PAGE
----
Airline marketing in 2017 – ten things to think about

It is tempting to think of 2016 as one of the worst in recent times. A spate of political crises, unending wars, terrorist attacks, economic turmoil in the developed and undeveloped world — the news appeared unrelentingly glum. 

Though, there’s good news too. The airline industry is thriving. It is expected to post record profits as a whole — a fabulous run that’s unprecedented in history, and expected to continue in 2017 as well! The demand for air travel continues to grow robustly. 2016 was also the second safest year in the history of aviation!

Every reason, then, to enter the new year with optimism and a renewed enthusiasm for serving passengers. What’s needed to ensure continued success for your airline marketing plans?

1. Look at technology as the landscape, not only an enabler of airline marketing

Here’s how to best understand this.

Earlier, technology used to be the signboard outside our houses; today, it’s the house.

We are living in a world that’s been changed forever. It’s time to change mindsets, again. Technology — mobile, social, AI — will inevitably be a part of whatever you do. It’s no longer interesting enough to say that you’re special because of it; everyone is similarly special by now. Use technology with purpose.

2. Play the long game

The hard work begins now. The golden, easy years of playing around with fancy tools and gimmicky digital campaigns are over. If you wish to stay ahead of the competition, forget the short-bursts. Create value for your customers by thinking of the long term. This might also mean thinking hard about the products and services you are marketing. 

3. Fire those who are still hung up on likes and shares

Ideally, you should have done this in 2016. Repeat to yourself: likes and shares offer no reasonable gauge of what people like. More importantly, by focusing on what people like, have you forgotten your own business goals? It’s quite likely that you have. Start fresh by building a holistic plan for measuring success.

4. Uncover failures

If a metric is going down, don’t get rid of it. If your marketing team tries to hide or avoid a metric, ask why. Ask for the hard metrics, the ones that aren’t positive; that make your marketing team squirm. If every metric looks too good to be true, then it probably is. Tanking meters often have useful insights for the company. Negative metrics are less a sign of failure than the reluctance to accept and correct them.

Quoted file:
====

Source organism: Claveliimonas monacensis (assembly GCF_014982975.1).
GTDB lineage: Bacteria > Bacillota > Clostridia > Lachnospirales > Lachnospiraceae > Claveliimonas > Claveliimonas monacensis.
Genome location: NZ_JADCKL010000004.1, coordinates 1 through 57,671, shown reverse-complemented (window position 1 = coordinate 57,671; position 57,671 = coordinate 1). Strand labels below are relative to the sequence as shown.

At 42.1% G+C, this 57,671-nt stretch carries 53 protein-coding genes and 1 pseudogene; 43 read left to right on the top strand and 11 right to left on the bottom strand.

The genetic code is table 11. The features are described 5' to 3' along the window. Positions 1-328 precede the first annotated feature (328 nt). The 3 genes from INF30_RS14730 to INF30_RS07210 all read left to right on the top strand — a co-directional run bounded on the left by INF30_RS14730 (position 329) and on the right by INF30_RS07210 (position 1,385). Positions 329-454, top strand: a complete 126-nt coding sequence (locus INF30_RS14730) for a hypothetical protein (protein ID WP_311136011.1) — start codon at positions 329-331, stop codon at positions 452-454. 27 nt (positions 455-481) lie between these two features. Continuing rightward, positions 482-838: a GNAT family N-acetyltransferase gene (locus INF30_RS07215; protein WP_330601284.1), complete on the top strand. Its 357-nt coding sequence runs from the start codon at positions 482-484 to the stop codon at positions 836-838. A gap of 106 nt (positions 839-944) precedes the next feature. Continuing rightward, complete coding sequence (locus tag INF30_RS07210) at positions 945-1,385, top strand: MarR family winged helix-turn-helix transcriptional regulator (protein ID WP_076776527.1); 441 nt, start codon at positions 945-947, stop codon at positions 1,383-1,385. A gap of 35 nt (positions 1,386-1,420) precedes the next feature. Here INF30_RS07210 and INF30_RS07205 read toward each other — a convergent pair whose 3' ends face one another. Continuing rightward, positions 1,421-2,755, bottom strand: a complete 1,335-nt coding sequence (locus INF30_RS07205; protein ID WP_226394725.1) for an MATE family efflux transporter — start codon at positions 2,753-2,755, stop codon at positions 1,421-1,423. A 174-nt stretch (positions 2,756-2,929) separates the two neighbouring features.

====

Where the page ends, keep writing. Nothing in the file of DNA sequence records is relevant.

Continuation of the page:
5. Reduce content. Refocus.

Forget about what people like on the internet. The answer, in general, is that they like to waste time and watch cat videos and read fake news. It’s no longer important to share beautiful photos of destinations. Everybody is doing it. And nobody cares anyway. There’s too much content. Instead, can your content make life easier for your customers? Does it help them in any tangible way? Connect each piece of your content to a business metric or a tangible benefit.

6. Unfriend social media  

Everyone’s caught up by now. At least, all your most important competitors have. And they know the game well. Nobody is likely to be caught out by a smart Facebook post or a Twitter comment or Instagram photo. Invest in content that has long-term value. Think microsites dedicated to a specific purpose; data-driven blog posts; a more intelligent website.

Forget the river; build a mountain.

7. Ignore outrage that is noise (a.k.a trolls)

This will be a personal call. Does online outrage matter to you? If there’s a lot of it, it’s significant. It should matter to you. If there’s some, you can probably safely ignore it. Your definitions of what counts as “some” outrage, and being able to solve genuine problems online, will ensure success. Otherwise, you can safely assume that, by now. the act of outrage itself has become a sport. And — believe it or not — your customers know this too.

8. Combine digital with offline

If the two departments that need to be connected are still not talking to each other, you’re prepping for failure. Customer service and operations need each other. Now, more than ever.

9. Counter a climate of fear

The results of the recent US elections have created uncertainty the world over. Prepare in advance for more security challenges; more incidents of hate on flights; more terrorist threats. Prepare in advance. Refrain from spreading panic. Ensure that your airline deals with customers of all creeds with sensitivity. 

10. Invest in deep learning

Stay ahead of the competition. Deep learning is changing the world, and how we understand it. Airlines that build a deep learning team in 2017 will be the ones that will best serve customers in 2020, and every year following it. Machine learning offers exponential gains — the benefits will range from understanding flyer patterns, interests, optimising flight schedules, offering human-like customer service bots, reducing operational costs and so on.

Our extended analysis of airline marketing in 2017 will be available as a special report along with the most important marketing trends for 2017. You can sign up below to be notified once it’s out (and we’ll send you our 2017 social media outlook report right away!)

State of Airport Marketing 2013

  • This field is for validation purposes and should be left unchanged.
Recommended Posts

Leave a Comment

Getting Next Post...
website by